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Review originally posted here:
Tash-Kalar: Arena of Legends is an abstract strategy game set in a fantasy themed arena (and reviewed in 2015). It has risen into the Top 500 games on Board Game Geek and is listed just outside the Top 20 abstract games. The game is played on a grid of squares with players trying to place their pieces in a variety of patterns; that in turn allow the playing of powerful cards that will change the shape of the game. There are variety of game modes, depending on player numbers (two to four), with aims ranging from simply taking your opponents pieces to completing tasks.
Its a fantastic abstract game that stands apart by having both elements of luck (in your individual card draw, the tasks etc) but also each player having their own deck of themed cards to use. There were two sets of identical cards in the box for the purists wanting to be more evenly matched, plus just two more decks: a bit tight, I thought – so it was always crying out for expansions.
What does Nethervoid bring to the arena?
Nethervoid can very much be seen as an advanced deck; as while it only adds a single new element to the game it’s a real doozy. Included in the expansion is a single yellow glass stone, which is referred to as ‘the Gateway’. When you play a Nethervoid card and the Gateway isn’t on the board, the piece you place becomes the Gateway (you simply place the stone on it). It can be destroyed just like any of your other pieces (and will come back next time you play a card), but while in play can have a huge effect on the game – if you play your cards right (sorry…).
All but two of the cards in the Nethervoid deck mention the Gateway; with effects ranging from moving/becoming it, killing enemies adjacent to it, upgrading/using the current Gateway piece and moving your pieces towards to it. Regular players are probably already realising the significance of this: its hard to make any patterns at all, let alone making them line up with one individual piece that can also move around the board…
How much does it change the game?
While the deck is interesting, as you’ll see above, it doesn't introduce anything to the game beyond this that wasn’t there already. Neither of the first two expansion decks affects team play, for example, and no new ways of playing are introduced. But Nethervoid definitely adds a new element of strategy to the game. It’s a neat new twist that isn’t for the feint of heart and can be very hard to play well. But if you don’t like the frustration element of the original game, this ramps it up to 11! And despite being more complex it doesn’t feel imbalanced, even when you get it right.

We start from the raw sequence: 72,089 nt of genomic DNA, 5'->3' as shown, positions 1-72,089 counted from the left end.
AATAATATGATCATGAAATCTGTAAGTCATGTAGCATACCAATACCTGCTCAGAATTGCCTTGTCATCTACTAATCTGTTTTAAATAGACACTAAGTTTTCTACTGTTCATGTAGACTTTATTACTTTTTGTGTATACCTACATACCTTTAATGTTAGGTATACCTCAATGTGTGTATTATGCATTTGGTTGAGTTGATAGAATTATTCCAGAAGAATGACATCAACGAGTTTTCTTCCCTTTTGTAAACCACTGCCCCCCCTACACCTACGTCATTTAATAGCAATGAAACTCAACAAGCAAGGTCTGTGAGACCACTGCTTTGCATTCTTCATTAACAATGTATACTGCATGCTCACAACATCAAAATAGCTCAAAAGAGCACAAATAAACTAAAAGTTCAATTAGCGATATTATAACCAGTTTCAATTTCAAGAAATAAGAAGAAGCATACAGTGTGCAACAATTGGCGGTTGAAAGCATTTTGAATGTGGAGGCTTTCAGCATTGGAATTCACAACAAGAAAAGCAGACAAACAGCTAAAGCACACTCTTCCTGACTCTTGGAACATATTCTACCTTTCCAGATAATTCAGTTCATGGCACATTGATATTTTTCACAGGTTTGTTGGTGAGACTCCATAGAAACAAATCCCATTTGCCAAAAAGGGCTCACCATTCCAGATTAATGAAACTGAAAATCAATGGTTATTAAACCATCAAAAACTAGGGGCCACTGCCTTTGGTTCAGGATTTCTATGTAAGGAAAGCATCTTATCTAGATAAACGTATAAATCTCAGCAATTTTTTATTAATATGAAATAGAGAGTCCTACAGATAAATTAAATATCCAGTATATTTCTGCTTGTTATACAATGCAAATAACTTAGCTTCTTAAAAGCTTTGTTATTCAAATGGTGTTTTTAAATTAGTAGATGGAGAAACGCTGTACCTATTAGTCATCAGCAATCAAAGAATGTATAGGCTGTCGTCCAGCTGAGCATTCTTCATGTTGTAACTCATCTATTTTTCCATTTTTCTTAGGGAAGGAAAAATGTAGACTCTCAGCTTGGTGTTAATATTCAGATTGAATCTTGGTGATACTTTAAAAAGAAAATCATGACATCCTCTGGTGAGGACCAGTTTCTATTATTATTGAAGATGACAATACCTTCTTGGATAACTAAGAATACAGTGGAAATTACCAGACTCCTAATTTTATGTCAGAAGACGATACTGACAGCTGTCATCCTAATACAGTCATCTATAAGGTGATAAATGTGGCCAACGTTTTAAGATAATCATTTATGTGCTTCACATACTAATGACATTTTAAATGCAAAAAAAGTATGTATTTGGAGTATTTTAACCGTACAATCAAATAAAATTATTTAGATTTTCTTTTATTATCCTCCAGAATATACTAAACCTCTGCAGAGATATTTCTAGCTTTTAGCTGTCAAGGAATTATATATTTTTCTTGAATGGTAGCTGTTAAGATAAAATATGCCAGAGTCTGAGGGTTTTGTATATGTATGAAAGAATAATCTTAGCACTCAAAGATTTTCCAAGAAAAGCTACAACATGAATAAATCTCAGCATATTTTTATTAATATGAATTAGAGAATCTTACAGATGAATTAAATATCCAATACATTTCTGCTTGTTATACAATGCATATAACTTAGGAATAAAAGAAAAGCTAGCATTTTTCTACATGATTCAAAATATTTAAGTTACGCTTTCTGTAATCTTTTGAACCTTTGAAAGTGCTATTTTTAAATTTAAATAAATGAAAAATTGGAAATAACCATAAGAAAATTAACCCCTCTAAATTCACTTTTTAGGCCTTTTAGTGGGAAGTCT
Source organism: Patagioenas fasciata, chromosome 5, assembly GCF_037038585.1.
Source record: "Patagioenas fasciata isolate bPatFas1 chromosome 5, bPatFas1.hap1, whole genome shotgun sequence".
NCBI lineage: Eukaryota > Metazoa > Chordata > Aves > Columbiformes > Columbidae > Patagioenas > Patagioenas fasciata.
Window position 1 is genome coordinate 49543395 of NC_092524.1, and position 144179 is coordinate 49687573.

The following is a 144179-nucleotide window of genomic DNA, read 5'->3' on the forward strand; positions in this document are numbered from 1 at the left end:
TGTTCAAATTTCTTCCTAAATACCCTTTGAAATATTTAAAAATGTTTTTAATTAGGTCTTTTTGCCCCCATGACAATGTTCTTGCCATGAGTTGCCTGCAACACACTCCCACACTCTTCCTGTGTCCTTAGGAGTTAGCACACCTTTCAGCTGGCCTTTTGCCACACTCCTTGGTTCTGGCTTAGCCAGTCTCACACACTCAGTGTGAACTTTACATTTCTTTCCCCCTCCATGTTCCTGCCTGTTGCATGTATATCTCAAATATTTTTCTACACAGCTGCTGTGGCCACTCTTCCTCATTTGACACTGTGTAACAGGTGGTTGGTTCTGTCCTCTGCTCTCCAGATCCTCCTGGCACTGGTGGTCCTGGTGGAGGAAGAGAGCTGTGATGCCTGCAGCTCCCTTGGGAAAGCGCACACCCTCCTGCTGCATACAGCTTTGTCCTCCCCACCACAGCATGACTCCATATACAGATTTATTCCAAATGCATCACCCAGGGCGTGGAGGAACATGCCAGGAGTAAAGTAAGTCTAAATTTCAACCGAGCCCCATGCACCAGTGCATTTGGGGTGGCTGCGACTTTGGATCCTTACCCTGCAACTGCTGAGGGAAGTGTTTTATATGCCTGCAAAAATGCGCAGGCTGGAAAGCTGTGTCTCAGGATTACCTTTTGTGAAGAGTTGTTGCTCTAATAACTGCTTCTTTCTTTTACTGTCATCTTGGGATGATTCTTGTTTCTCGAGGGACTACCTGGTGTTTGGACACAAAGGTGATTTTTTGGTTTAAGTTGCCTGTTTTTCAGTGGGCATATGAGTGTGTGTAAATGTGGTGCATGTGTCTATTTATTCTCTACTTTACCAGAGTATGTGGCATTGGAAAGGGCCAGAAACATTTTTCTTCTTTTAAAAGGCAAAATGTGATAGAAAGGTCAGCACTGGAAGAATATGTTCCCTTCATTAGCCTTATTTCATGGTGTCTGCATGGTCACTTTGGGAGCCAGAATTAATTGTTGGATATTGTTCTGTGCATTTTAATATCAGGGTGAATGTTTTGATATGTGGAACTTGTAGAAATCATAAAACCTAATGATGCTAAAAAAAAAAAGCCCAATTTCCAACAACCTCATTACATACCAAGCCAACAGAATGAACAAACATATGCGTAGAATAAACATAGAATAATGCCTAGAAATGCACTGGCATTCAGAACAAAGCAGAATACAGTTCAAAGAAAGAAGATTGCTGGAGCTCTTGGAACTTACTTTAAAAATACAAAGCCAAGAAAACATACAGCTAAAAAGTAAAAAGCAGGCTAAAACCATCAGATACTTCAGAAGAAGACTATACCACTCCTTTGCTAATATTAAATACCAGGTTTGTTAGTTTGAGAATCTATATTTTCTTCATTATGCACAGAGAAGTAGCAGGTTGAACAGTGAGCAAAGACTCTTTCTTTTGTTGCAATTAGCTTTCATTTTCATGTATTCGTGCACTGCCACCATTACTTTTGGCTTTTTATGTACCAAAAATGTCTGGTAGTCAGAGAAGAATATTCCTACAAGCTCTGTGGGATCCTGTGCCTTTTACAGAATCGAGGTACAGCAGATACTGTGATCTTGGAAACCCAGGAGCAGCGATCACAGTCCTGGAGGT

Is Nethervoid essential?
One of my key observations in my review of Tash-Kalar was a complaint about the lack of different card decks in the box. Four seemed exceedingly tight, especially as two of them were essentially identical. It didn’t stop me having fun with the base game, and it is a fun challenge to play with the identical decks, but if this is a game you’re hoping to play often I’d say yes, grabbing at least one of the two available expansions will be essential.
However I wouldn’t say you need them straight away – quite the opposite, in fact. Nethervoid adds more complex decisions and is more suited to players that have become familiar with the base game (the Evenfrost expansion has a new mechanism that isn't as hard to master). The game can be quite hard to get your head around at first, as its mixes up some original ideas with traditional ones, and this adds more advanced rules on top.
Is Nethervoid value for money?
At around £10 it may seem a little expensive – but it comes with its own scoreboard, tokens and card deck with all individual pieces of art on each card. You could of course argue that you don’t really need the tokens, or boards – so why not just do cheap card expansions? My guess to that would be the standard one for expansions: that it’s the card art that costs all the money, so taking the other bits out wouldn’t reduce the cost much anyway.
But if you take it purely on what it adds in terms of gameplay, its absolutely worth it. Although I wouldn’t want to get into an argument about whether it should have been included in the original game box anyway, with that having a slightly higher price… But hey, business is business and it's easy to forget that this is the board game 'industry' – not the charity many Kickstarter campaigns would have us believe.
… and does it fit in the original Tash-Kalar box?
Yes, very easily. And if you discarded the (rather useless) insert from the original box too, there’s still plenty of space for some more expansions too – and long may they continue.